About Amy Clark Law

It was August of 1998 when, ticked off at a landlord I thought was acting unfairly, I stumbled upon a website publishing the law on landlord-tenant relationships and other consumer protection rules.

I read through these laws in amazement. Somehow growing up, I had learned to accept the idea that corporations profited often at the expense of the people, that rich men with power took advantage of others and the rest of us took it on the chin and moved on as best we were able.

The idea that there were laws to tip the scales towards the everyday people energized me. Motivated with my new knowledge, I started reading and studying and applied to law school. August of 1999, I started law school at USC. I graduated and passed the California Bar in 2002 and passed the Texas bar in 2004. I worked one year at a large firm, most of my hours spent pouring over the banks’ documents from the tax transactions in the Enron bankruptcy. After that, I worked for Doumanian & Associates, a small, woman-run law firm who mainly represented public entities like school districts. I really enjoyed litigation and I loved my teacher clients, but I really wanted to represent consumers.

On July 5, 2006 I opened my solo law practice in Pasadena California and I moved to Austin Texas in 2010. At first, I counseled clients through bankruptcy, but while I loved the relief bankruptcy could offer, I saw injustices that were going unaddressed.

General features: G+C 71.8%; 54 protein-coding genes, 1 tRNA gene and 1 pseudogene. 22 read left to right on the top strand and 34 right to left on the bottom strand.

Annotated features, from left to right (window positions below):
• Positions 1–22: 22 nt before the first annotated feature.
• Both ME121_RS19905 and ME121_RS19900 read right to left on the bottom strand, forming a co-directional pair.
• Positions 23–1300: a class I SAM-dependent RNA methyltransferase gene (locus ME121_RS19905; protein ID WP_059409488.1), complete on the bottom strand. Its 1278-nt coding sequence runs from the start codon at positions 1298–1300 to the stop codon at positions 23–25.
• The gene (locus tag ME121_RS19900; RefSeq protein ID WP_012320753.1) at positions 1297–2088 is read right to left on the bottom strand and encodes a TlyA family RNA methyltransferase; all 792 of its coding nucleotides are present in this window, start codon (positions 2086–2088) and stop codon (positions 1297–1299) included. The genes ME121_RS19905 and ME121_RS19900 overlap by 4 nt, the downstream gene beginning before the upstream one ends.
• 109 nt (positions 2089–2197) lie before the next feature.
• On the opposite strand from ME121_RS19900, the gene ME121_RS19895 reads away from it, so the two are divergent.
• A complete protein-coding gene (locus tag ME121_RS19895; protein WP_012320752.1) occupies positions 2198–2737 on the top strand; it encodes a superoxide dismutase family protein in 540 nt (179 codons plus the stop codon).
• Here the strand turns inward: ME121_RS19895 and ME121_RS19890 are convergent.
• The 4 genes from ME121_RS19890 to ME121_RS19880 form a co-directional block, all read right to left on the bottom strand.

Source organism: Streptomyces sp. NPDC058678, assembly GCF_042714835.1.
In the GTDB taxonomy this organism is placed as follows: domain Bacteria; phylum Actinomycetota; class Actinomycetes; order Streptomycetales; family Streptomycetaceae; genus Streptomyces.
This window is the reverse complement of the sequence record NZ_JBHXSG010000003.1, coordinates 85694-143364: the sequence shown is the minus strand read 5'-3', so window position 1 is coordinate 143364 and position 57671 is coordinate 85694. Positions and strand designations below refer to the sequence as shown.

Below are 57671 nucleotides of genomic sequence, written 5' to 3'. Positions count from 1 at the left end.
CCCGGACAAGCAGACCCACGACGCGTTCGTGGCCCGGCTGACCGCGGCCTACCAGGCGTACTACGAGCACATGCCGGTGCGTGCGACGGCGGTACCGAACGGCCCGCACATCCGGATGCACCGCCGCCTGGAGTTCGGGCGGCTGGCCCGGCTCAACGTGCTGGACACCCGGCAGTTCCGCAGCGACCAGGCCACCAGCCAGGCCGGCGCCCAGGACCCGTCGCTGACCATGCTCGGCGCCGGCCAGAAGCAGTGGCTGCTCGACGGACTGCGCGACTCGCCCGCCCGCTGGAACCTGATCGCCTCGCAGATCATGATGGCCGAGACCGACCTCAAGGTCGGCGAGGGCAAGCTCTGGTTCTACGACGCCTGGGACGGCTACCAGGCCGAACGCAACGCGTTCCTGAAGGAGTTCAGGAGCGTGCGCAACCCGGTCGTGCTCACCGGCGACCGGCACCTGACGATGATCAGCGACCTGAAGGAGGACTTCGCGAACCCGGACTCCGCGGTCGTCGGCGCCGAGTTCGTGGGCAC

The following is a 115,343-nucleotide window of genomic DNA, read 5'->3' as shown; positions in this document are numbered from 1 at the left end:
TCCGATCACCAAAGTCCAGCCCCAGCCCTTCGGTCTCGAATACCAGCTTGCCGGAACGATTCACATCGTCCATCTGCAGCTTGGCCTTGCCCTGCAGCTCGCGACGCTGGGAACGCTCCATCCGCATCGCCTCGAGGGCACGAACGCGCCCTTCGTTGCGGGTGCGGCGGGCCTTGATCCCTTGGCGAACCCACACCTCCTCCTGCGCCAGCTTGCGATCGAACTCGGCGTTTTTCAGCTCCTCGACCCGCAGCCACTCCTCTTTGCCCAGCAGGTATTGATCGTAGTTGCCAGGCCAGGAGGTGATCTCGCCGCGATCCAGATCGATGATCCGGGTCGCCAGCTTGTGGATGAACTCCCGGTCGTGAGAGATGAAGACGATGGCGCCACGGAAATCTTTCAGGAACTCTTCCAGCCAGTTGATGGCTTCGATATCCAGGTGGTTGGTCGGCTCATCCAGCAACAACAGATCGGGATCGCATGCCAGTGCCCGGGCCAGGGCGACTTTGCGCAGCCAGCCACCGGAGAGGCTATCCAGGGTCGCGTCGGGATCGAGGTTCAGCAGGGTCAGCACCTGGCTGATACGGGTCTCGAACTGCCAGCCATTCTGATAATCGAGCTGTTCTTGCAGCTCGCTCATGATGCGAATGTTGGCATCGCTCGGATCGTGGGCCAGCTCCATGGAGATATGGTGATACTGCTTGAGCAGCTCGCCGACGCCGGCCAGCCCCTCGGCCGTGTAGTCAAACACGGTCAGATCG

Fraudulent debt settlement scams, abusive collectors, and unfair auto dealers, payday and title lenders -- so many con artists and bullies lined up to take advantage of my clients at their most vulnerable! Some consumers in need of bankruptcy help could not even afford my low fees as their last dollars had gone to a scammer who gave them false hope.

I missed being in court, so I returned to my fighting ways — still representing my consumer clients but now seeking just retribution against those who harass, cheat and steal from honest consumers trying their best to keep afloat through financial hardship. Someone recently asked me why I love my job. The answer is easy – because I like beating up bullies. Some days I go to court and my client and I lose, and those days are hard, but every day that I fight on for justice for my clients is a day worth celebrating.